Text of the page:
Paul Rusesabagina, the polarising hero of the hit movie "Hotel Rwanda," refused Wednesday to participate in his trial, as an American citizen testified that he had financed rebel activities against Kigali.
Rusesabagina, whose actions during Rwanda's 1994 genocide inspired the movie, has been charged with nine offences, including terrorism for starting an armed group that is accused of staging deadly attacks within Rwanda.
The 66-year-old, who had been living in exile in Belgium, was arrested in August, after being tricked into getting onto a plane to Kigali when he thought he was going to Burundi.
Rwandan Justice Minister Johnston Busingye admitted in an interview with Al-Jazeera last month that the government had paid for the flight.
At Wednesday's hearing, a letter from Nyarugenge Prison where Rusesabagina is being held was read out, saying that he would "never again appear before this court, not just today but even for future hearings".
"He said that he does not expect any justice from this court," according to the letter, written by prison director Michel Kamugisha.
Presiding judge Antoine Muhima ruled the trial would continue.
The prosecution's star witness, US citizen Michelle Martin, a social work professor who worked with Rusesabagina's foundation a decade ago, gave testimony for three hours.
She said she had been privy to email correspondence "about financing rebel activities" and accused Rusesabagina of "genocide denial".
Martin revealed that once she discovered Rusesabagina was "engaging in activities that appeared to be illegal, I turned everything over to US law enforcement".
She revealed she had acted as an informant in a 2012 investigation against him in the United States.
She also said she had previously held a contract with the Rwandan government which required her to register in the United States as a foreign agent, admitting this could "impact my credibility".
Her contracts, available on the US Department of Justice website, showed she was being paid by the government to research Rwanda's post-genocide "conflict-generated diaspora".
- 'A paid spy' -
Rusesabagina's daughter Carine Kanimba told AFP that Martin's testimony would never have stood in a fair trial due to her "conflict of interest".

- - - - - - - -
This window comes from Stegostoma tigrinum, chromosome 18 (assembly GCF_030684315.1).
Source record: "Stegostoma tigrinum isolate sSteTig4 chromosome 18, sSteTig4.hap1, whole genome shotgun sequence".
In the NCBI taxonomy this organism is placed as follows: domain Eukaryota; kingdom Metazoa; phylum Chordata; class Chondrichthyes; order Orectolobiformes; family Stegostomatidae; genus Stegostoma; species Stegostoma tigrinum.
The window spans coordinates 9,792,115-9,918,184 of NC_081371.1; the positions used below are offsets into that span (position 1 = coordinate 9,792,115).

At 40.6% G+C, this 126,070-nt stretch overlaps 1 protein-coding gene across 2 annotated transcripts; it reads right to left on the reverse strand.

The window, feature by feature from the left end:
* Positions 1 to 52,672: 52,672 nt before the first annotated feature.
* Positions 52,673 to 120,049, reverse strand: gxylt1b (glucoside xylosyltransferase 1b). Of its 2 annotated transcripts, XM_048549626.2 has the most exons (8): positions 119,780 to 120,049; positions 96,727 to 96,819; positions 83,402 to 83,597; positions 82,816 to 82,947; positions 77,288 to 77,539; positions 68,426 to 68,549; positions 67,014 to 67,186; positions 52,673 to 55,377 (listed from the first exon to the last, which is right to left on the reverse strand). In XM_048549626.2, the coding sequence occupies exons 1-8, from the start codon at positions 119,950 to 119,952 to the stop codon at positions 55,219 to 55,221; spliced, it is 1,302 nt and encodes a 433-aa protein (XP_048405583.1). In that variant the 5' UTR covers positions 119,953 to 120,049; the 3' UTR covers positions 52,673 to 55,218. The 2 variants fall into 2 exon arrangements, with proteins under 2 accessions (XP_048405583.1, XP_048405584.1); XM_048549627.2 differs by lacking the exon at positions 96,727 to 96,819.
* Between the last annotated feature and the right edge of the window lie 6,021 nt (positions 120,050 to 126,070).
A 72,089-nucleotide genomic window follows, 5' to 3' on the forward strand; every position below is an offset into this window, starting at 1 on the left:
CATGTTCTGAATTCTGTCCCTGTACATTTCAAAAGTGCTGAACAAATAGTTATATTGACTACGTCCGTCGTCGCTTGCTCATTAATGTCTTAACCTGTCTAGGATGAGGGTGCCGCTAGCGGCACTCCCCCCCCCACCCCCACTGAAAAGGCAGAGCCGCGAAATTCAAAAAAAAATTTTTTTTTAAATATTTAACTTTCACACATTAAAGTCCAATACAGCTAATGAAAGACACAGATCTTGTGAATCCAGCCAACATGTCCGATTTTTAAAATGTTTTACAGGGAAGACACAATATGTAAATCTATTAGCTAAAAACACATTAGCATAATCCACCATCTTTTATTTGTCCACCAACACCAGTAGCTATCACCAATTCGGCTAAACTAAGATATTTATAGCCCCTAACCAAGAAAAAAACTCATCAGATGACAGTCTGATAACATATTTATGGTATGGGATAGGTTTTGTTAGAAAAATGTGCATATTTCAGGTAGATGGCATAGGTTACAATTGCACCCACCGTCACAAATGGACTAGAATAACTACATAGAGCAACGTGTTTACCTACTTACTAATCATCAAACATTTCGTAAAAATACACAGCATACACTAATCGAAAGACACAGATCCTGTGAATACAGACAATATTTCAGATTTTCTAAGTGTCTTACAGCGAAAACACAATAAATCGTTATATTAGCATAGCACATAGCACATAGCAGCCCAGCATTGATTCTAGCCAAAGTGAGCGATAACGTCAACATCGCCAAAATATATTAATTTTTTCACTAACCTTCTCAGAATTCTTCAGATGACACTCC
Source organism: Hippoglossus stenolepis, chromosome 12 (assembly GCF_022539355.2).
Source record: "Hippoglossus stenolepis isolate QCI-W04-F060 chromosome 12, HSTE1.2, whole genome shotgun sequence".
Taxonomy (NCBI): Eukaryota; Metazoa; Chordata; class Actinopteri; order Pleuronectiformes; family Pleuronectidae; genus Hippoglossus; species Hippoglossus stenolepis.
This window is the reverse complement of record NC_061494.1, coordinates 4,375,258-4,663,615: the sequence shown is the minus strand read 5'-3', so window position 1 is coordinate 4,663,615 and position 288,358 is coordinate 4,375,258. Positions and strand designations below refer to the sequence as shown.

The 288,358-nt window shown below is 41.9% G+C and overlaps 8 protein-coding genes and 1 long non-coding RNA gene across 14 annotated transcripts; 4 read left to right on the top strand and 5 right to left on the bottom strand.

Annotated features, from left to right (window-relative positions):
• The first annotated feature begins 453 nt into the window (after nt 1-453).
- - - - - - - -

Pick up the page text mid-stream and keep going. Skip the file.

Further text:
Meanwhile Kitty Kurth, spokeswoman for the Hotel Rwanda Foundation, accused Martin of being "a paid spy of the government of Rwanda".
In an email to AFP, Martin dismissed her allegations as "preposterous".
"Those allegations are coming from people who are highly biased and have a lot to lose. Everything I said today was truthful and is backed up by documents, copies of which I have provided to the court."
Rusesabagina's family insist his rights have been trampled and he is not being afforded a fair trial, as he has been denied access to attorneys of his choosing, and has not been given access to over 5,000 pages of documents in his case file.
He is being tried alongside 20 others, who have all pleaded guilty and incriminated him.
- A complex image -
Rusesabagina is credited with sheltering hundreds of Rwandans inside a hotel he managed during the 1994 genocide, in which 800,000 mostly Tutsis but also moderate Hutus were slaughtered.
But in the years after Hollywood made him an international celebrity, a more complex image emerged of the staunch government critic, whose tirades against President Paul Kagame's regime made him an enemy of the state.
Kagame has been in power since 1994 and is accused by critics of crushing opponents and ruling through fear.
Detractors claimed Rusesabagina embellished his heroics, while some survivors' groups accused him of profiting from their misery.
Rusesabagina has admitted to helping form the National Liberation Front (FLN), but denied any roles in its crimes.
Rwandan authorities blamed the FLN for a series of deadly attacks in 2018.
In a 2018 video supporting the FLN, Rusesabagina said: "The time has come for us to use any means possible to bring about change in Rwanda, as all political means have been tried and failed."